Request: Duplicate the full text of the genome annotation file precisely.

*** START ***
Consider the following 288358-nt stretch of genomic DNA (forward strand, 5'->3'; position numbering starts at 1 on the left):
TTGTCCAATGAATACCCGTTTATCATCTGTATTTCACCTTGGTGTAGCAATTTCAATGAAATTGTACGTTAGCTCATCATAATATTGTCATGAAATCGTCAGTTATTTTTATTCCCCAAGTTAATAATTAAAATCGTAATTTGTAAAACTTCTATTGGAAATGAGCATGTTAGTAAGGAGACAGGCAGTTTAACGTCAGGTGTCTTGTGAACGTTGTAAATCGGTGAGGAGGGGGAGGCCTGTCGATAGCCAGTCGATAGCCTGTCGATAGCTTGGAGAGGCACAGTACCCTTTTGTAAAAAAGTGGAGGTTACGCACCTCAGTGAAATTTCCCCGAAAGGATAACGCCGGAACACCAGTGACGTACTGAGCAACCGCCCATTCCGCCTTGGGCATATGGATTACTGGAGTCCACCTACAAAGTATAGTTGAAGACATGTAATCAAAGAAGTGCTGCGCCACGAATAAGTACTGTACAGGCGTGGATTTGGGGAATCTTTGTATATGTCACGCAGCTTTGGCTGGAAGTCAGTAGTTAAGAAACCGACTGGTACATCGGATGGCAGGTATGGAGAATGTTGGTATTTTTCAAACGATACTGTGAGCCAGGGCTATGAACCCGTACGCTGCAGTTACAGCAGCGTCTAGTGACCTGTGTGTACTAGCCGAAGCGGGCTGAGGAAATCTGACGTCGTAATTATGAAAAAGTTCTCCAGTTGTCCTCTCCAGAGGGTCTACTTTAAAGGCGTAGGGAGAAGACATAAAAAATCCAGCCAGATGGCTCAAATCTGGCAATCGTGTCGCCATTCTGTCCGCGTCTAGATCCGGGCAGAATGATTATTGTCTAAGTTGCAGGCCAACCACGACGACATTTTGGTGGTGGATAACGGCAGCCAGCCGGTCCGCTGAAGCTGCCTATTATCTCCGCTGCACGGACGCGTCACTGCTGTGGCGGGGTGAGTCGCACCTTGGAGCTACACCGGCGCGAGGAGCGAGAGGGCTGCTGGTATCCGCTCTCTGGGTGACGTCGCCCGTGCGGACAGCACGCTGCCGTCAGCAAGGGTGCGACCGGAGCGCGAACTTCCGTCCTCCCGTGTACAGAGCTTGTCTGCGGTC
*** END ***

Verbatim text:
Consider the following 288358-nt stretch of genomic DNA (forward strand, 5'->3'; position numbering starts at 1 on the left):
TTGTCCAATGAATACCCGTTTATCATCTGTATTTCACCTTGGTGTAGCAATTTCAATGAAATTGTACGTTAGCTCATCATAATATTGTCATGAAATCGTCAGTTATTTTTATTCCCCAAGTTAATAATTAAAATCGTAATTTGTAAAACTTCTATTGGAAATGAGCATGTTAGTAAGGAGACAGGCAGTTTAACGTCAGGTGTCTTGTGAACGTTGTAAATCGGTGAGGAGGGGGAGGCCTGTCGATAGCCAGTCGATAGCCTGTCGATAGCTTGGAGAGGCACAGTACCCTTTTGTAAAAAAGTGGAGGTTACGCACCTCAGTGAAATTTCCCCGAAAGGATAACGCCGGAACACCAGTGACGTACTGAGCAACCGCCCATTCCGCCTTGGGCATATGGATTACTGGAGTCCACCTACAAAGTATAGTTGAAGACATGTAATCAAAGAAGTGCTGCGCCACGAATAAGTACTGTACAGGCGTGGATTTGGGGAATCTTTGTATATGTCACGCAGCTTTGGCTGGAAGTCAGTAGTTAAGAAACCGACTGGTACATCGGATGGCAGGTATGGAGAATGTTGGTATTTTTCAAACGATACTGTGAGCCAGGGCTATGAACCCGTACGCTGCAGTTACAGCAGCGTCTAGTGACCTGTGTGTACTAGCCGAAGCGGGCTGAGGAAATCTGACGTCGTAATTATGAAAAAGTTCTCCAGTTGTCCTCTCCAGAGGGTCTACTTTAAAGGCGTAGGGAGAAGACATAAAAAATCCAGCCAGATGGCTCAAATCTGGCAATCGTGTCGCCATTCTGTCCGCGTCTAGATCCGGGCAGAATGATTATTGTCTAAGTTGCAGGCCAACCACGACGACATTTTGGTGGTGGATAACGGCAGCCAGCCGGTCCGCTGAAGCTGCCTATTATCTCCGCTGCACGGACGCGTCACTGCTGTGGCGGGGTGAGTCGCACCTTGGAGCTACACCGGCGCGAGGAGCGAGAGGGCTGCTGGTATCCGCTCTCTGGGTGACGTCGCCCGTGCGGACAGCACGCTGCCGTCAGCAAGGGTGCGACCGGAGCGCGAACTTCCGTCCTCCCGTGTACAGAGCTTGTCTGCGGTC